7 surprising habits that make you more stressed out, because it's the small stuff that counts
We all strive to avoid stress. There is nothing worse than feeling overwhelmed and stressed out. However it turns out there’s a lot of stuff we do without realizing that actually contributes to our stress. Since April is Stress Awareness Month, we’re striving to help you all stay stress free! So we turned to the experts in order to learn what seemingly innocent habits we all share that actually might contribute to our stress. So take a deep breathe, and read on!
Here are seven surprising habits that are stressing you out.
1You’re using social media a lot
Everyone’s favorite distraction is actually not great for your stress levels! Even though we often turn to social media when we need a quick break, we might be absorbing other people’s stress through the web. According to a 2015 study from the Pew Research Center, using social media will make you more aware of stress in your friend’s lives, and therefore add to your own.
It definitely makes sense, because if you’re already worried about your own life, worrying about other people’s troubles will only make you stress out more. Add to that previous findings that show social media can promote bad body image, prolong breakup pain, and sometimes increase rates of depression, and it goes to show it might be worth it to take a break from Facebook if you have a big project coming up!
2You’re skipping meals
While you might think you’re saving time by skipping meals, you’re actually depriving yourself of vital brain power! According to Forbes.com, eating regularly regulates your insulin and metabolism. Keeping those in check will help you stay even-keeled and less likely to cave into stress. So next time you’re late and thinking about skipping breakfast, be sure to grab something quick and healthy like a banana or a granola bar. You might think it seems silly or you don’t feel hungry in the moment, but your body will thank you later.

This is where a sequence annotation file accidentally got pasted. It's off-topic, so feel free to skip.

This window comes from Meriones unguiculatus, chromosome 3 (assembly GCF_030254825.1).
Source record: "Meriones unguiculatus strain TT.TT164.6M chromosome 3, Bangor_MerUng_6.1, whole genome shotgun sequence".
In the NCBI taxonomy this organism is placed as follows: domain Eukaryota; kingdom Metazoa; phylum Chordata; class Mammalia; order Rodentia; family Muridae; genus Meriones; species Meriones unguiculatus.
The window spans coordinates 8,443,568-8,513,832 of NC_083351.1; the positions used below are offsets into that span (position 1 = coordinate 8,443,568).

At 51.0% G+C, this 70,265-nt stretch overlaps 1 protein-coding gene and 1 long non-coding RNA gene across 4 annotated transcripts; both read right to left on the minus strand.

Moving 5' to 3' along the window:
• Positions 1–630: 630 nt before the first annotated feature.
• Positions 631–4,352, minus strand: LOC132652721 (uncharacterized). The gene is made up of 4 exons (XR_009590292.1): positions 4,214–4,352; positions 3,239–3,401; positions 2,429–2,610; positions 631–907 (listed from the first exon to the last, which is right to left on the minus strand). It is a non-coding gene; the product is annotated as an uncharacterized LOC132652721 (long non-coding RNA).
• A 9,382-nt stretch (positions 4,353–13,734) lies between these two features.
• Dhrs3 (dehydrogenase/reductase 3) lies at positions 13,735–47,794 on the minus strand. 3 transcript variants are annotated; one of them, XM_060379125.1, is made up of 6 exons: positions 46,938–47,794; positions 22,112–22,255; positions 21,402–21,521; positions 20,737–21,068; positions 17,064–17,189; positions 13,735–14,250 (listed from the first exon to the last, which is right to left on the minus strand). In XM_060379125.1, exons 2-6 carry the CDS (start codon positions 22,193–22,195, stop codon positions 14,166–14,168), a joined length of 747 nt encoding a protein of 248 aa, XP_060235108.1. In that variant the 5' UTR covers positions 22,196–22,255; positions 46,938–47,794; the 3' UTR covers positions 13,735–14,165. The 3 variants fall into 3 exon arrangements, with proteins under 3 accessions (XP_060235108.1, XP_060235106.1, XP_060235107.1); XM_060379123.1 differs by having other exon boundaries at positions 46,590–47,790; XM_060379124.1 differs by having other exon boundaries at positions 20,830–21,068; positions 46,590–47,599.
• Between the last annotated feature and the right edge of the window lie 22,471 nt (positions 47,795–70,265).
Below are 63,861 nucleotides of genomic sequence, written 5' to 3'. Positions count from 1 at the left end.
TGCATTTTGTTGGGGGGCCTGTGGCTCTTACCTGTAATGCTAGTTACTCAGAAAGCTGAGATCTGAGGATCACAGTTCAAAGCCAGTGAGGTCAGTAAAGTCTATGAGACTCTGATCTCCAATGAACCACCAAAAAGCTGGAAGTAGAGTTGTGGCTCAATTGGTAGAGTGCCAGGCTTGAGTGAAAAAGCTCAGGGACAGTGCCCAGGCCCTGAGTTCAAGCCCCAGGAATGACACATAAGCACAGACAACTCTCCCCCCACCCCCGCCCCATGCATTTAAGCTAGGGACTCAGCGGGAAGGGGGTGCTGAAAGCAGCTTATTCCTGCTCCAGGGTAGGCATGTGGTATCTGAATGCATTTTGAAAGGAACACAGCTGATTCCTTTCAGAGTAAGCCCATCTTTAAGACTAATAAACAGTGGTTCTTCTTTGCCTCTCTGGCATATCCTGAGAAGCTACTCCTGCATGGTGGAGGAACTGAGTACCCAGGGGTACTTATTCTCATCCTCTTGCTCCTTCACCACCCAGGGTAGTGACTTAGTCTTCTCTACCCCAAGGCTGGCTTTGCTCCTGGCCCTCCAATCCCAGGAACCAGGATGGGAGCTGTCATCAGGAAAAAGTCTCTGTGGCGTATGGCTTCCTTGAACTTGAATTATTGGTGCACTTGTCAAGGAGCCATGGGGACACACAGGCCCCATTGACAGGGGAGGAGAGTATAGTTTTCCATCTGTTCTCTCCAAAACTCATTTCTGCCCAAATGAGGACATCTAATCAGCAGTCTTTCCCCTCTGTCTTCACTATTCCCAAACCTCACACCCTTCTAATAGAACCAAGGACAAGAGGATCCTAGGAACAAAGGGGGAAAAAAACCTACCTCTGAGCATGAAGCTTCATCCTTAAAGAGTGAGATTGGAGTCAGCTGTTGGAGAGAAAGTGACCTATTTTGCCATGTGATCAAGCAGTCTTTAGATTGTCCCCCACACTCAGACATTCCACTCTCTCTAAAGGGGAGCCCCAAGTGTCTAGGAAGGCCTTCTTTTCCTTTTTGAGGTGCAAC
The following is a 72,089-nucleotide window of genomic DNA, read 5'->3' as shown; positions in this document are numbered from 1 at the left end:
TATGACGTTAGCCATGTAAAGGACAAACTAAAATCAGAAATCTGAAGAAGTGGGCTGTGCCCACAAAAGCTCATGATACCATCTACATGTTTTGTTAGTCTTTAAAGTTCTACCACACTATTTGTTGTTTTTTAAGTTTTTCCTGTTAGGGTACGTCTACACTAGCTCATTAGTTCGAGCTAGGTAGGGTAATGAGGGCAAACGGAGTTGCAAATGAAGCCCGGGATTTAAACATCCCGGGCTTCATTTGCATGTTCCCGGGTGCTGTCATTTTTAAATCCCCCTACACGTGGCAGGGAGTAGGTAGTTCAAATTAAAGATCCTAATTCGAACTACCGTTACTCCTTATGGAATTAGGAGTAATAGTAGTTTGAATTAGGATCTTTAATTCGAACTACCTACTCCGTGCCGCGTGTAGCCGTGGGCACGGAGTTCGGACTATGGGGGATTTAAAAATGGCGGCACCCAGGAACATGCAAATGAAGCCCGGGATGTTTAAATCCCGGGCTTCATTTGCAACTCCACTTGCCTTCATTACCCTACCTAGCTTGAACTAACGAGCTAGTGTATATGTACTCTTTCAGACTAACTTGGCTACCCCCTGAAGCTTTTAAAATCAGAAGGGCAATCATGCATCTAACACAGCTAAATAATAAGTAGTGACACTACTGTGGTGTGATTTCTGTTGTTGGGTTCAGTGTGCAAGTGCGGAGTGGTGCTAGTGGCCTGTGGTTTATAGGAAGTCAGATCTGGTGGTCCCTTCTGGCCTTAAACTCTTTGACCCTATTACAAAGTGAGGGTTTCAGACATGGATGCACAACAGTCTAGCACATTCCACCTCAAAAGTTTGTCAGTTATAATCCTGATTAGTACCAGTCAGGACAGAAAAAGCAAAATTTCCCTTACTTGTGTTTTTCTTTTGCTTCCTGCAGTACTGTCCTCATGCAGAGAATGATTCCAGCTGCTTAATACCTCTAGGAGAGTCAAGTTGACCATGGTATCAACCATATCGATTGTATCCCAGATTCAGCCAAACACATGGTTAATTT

3You often think about the worst case scenario
Sometimes thinking of the worst case of scenario feels like a good way to be prepared for anything. If you’re ready for the worst, anything that falls short of it can feel like a success, right? However, that attitude might not be great for your overall well-being.
In an interview with Self.com, Manhattan-based holistic psychiatrist and author Kelly Brogan, MD says that we sometimes do this because we don’t trust that everything will turn out ok. While that isn’t necessarily bad, it is an anxiety inducing state to be in. Thinking like this all the time will likely harm your mental health.
Brogan recommends taking a couple minutes before reacting to stressful information. Examples include going for a walk, meditating, or otherwise finding a way to pause. While your first instinct might be to fly into action, you’re actually more likely to make a calm, rational decision if you disconnect for a second.
4You’re always multi-tasking
People often applaud the merits of multi-tasking. On paper we totally get it. Sure, it would be awesome to be able to juggle multiple projects at once and be more effective overall. However, that isn’t quite how multi-tasking works. Past studies have shown that there actually isn’t a high percentage of the population that can multi-task effectively.